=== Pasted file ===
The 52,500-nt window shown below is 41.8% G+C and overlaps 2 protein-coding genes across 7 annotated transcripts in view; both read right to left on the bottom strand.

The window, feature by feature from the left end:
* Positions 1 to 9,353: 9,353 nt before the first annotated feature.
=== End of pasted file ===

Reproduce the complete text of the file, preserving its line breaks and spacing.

The 52,500-nt window shown below is 41.8% G+C and overlaps 2 protein-coding genes across 7 annotated transcripts in view; both read right to left on the bottom strand.

The window, feature by feature from the left end:
* Positions 1 to 9,353: 9,353 nt before the first annotated feature.